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How Does Permanent Hair Removal Work?

Body hair is integral to life. All humans have some. Some individuals will have more than others. Some will be comfortable with their hair, while others will not.

When looking to remove unwanted body hair, you may be presented with a lot of options. However, not all methods are equal. Some remove hair permanently, while others do not.

If you want to be rid of your hair forever, there is just one way possible. Permanent hair removal.

This can be achieved with the right hair removal option. But first, how does it even work?

How does hair growth work?

Body hair plays a vital role in the appearance of men and women. Regardless of gender, it helps transmit sensory information and protect sensitive areas.

Body hair has two distinct structures: the follicle and the shaft. The follicle resides in the skin. The shaft is the visible part of the hair. Many factors determine hair growth: pilosity, genetics, hormones, gender, etc.

Each hair on the body has a lifetime and goes through three stages as part of the hair growth cycle. Those stages are the anagen, catagen, telogen and exogen phases. At any point in time, a random amount of hair is going to be in any of the four stages.

Those phases can be described as follow:

  • Anagen phase: It is the active phase of the cycle. The hair is growing and the root is attached to the follicle.
  • Catagen phase: It is a transitional stage. The hair has stopped growing and separates from the bottom of the hair follicle.
  • Telogen phase: It is the resting phase. The hair does not grow nor fall. A new hair starts forming in the follicle.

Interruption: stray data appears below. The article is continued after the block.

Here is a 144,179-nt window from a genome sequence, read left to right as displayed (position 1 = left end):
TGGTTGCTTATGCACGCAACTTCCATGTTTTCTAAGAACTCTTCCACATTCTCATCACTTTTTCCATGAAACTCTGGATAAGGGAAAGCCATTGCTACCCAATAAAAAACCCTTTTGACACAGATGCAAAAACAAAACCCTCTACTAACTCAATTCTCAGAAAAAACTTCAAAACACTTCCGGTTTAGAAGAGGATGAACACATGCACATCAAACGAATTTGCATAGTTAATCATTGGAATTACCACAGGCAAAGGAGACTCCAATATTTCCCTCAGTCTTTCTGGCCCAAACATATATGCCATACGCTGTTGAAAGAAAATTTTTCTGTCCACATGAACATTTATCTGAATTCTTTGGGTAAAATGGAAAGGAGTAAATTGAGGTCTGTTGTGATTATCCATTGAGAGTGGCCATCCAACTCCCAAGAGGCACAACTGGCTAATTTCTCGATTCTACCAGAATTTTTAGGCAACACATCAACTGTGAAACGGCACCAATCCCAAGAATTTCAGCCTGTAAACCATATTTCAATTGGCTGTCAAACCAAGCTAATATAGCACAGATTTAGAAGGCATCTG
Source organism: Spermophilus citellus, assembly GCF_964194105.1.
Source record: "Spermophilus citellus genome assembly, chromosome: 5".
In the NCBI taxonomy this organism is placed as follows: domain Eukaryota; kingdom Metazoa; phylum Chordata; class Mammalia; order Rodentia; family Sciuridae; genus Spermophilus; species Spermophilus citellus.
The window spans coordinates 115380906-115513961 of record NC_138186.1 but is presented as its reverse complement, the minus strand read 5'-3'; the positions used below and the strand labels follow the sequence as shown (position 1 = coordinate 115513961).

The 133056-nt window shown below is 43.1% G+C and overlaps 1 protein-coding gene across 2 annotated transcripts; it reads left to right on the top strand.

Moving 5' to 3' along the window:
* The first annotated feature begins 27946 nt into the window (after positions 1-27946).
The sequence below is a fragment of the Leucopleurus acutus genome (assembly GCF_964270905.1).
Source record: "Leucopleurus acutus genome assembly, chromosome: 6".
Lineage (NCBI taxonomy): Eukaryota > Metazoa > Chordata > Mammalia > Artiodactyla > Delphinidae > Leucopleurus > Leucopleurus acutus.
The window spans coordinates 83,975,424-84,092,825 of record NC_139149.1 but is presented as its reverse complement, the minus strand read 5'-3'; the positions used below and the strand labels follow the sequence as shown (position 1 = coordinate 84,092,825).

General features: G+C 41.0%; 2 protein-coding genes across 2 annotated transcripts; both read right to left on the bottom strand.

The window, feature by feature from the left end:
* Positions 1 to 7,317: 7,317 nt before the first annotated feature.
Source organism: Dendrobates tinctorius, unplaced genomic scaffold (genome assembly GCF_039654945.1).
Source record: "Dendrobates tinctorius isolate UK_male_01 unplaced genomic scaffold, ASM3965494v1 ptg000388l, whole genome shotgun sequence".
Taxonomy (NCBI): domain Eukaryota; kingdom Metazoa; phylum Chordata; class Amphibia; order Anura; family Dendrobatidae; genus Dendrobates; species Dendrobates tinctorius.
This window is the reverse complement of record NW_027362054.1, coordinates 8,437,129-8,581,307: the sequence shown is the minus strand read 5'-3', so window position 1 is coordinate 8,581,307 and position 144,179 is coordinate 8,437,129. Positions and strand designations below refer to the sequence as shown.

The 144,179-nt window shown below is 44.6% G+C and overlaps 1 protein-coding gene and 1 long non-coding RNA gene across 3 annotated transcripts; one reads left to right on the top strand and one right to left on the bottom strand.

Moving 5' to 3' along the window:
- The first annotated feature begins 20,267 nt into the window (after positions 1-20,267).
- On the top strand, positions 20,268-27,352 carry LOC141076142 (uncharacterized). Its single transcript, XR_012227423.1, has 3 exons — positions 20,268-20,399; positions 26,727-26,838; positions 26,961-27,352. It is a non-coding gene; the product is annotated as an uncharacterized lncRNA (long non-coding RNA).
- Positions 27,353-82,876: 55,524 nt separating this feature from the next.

• Exogen phase: It is the shedding phase and an extension of the previous stage. The hair sheds and fall, pushed by new hair growing.

Hair growth is cyclical and a natural function of the body. It cannot be interrupted nor naturally stopped. Factors such as age, weight loss, or medical conditions may slow hair growth.

What are the most common hair removal options?

Shaving

Shaving is one of the oldest hair removal methods. It uses blades to cut the hair at the surface of the skin. Cut flat, it looks thicker and darker when it grows back. As the hair is cut, it does not stop growth.

A fast procedure and a low short-term cost are some pros of shaving. However, side effects include razor burns and cuts, skin irritation, and infection.

Depilatory creams

Chemical creams use chemical components to dissolve the hair. However, it is a treatment that only works on hair at the surface of the skin. Just like shaving, the remaining hair still sits in the follicle. Therefore, hair growth is not impacted.

It is an affordable option in the short term. Chemical creams are also easy to use and provide fast results. However, they can be very damageable for sensitive skin and lead to irritation and redness.

Waxing, sugaring, and plucking

Sugaring, plucking, and depilating is often compared to waxing. Even though the procedure differs, the process and results are similar. The goal is to remove both the hair and the root. Thus, the hair follicle needs to produce new hair.

This process can take up to six weeks for each hair. Patients are left with smooth skin for several weeks. However, waxing is a painful treatment with side effects such as ingrown hair, red bumps, and infection.